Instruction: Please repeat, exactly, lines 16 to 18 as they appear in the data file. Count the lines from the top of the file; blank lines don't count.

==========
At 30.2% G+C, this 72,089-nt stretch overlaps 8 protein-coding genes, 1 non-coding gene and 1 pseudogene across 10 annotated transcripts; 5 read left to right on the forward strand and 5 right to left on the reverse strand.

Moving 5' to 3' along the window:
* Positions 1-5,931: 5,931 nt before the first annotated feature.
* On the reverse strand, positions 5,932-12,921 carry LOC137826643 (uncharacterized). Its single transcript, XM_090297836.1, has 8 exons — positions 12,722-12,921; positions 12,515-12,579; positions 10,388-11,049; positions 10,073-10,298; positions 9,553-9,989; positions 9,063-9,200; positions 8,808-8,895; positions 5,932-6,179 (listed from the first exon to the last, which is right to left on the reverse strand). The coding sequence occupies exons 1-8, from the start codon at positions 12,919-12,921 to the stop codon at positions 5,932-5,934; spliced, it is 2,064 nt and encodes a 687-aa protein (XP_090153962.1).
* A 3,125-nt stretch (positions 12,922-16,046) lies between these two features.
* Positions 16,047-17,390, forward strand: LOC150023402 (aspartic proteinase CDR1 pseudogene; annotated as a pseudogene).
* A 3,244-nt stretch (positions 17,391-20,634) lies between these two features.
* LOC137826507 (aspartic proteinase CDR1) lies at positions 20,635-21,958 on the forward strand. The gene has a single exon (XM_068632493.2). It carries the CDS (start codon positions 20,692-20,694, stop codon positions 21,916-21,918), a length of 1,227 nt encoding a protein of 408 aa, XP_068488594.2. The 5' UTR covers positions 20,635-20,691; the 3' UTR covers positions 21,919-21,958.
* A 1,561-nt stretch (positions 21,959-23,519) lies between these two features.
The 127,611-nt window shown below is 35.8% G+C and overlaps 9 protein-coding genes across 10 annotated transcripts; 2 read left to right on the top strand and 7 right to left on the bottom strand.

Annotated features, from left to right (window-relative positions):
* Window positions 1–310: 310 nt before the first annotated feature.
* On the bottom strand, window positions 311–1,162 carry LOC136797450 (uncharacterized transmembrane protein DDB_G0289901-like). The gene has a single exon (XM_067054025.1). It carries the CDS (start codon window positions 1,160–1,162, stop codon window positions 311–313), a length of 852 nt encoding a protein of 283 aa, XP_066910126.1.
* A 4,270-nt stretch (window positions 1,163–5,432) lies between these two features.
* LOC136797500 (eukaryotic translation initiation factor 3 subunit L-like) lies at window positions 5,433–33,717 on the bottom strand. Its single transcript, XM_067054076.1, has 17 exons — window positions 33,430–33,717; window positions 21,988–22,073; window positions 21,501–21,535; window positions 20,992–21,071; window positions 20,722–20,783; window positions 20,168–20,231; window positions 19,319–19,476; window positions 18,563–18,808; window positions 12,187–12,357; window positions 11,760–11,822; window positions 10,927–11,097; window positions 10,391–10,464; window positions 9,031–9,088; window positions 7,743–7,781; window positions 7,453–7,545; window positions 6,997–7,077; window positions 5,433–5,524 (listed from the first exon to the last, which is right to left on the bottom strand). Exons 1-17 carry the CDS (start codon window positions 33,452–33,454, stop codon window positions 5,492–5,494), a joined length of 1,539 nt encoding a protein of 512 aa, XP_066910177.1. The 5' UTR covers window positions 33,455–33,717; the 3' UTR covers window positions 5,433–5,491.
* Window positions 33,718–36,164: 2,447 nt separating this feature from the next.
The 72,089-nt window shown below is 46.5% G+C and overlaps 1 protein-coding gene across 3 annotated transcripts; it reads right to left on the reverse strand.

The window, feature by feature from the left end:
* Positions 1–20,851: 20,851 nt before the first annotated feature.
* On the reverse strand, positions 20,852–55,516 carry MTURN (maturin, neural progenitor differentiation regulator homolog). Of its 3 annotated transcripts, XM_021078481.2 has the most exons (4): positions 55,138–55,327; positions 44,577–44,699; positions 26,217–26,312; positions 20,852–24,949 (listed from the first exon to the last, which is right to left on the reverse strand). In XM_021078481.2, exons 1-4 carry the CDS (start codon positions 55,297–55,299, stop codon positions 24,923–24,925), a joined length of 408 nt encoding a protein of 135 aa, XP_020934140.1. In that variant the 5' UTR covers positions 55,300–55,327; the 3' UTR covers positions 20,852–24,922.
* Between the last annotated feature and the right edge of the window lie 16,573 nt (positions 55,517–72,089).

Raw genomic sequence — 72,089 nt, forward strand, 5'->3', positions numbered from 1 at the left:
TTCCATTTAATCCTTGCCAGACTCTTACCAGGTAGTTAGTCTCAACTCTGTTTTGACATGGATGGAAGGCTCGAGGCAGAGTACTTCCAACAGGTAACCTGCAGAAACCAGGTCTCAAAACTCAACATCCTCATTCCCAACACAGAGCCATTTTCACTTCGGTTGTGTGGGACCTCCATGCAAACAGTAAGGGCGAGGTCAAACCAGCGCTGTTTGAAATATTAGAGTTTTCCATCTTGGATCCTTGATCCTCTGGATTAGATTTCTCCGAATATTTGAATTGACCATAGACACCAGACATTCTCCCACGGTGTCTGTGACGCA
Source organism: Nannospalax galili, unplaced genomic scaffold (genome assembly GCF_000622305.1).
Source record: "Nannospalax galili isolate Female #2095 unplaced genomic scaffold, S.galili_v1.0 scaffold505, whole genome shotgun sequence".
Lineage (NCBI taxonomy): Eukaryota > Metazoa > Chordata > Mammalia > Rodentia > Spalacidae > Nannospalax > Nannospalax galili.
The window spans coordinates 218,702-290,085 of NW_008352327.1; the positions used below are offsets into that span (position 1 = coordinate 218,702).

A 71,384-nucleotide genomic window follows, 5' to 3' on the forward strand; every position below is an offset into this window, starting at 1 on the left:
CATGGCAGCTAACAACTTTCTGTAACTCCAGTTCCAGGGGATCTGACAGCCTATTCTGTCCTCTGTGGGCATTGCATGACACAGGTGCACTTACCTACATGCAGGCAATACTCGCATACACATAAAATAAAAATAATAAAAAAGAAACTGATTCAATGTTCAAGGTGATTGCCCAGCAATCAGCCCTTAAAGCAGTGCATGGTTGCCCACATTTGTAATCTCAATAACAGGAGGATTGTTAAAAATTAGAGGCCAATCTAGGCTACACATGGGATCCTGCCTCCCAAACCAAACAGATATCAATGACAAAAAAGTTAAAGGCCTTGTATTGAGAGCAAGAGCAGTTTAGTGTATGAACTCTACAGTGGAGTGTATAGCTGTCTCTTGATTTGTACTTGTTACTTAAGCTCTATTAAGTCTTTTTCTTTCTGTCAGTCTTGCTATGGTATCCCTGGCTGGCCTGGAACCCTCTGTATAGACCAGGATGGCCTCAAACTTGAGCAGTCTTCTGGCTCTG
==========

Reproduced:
* Window positions 33,718–36,164: 2,447 nt separating this feature from the next.
The 72,089-nt window shown below is 46.5% G+C and overlaps 1 protein-coding gene across 3 annotated transcripts; it reads right to left on the reverse strand.

The window, feature by feature from the left end: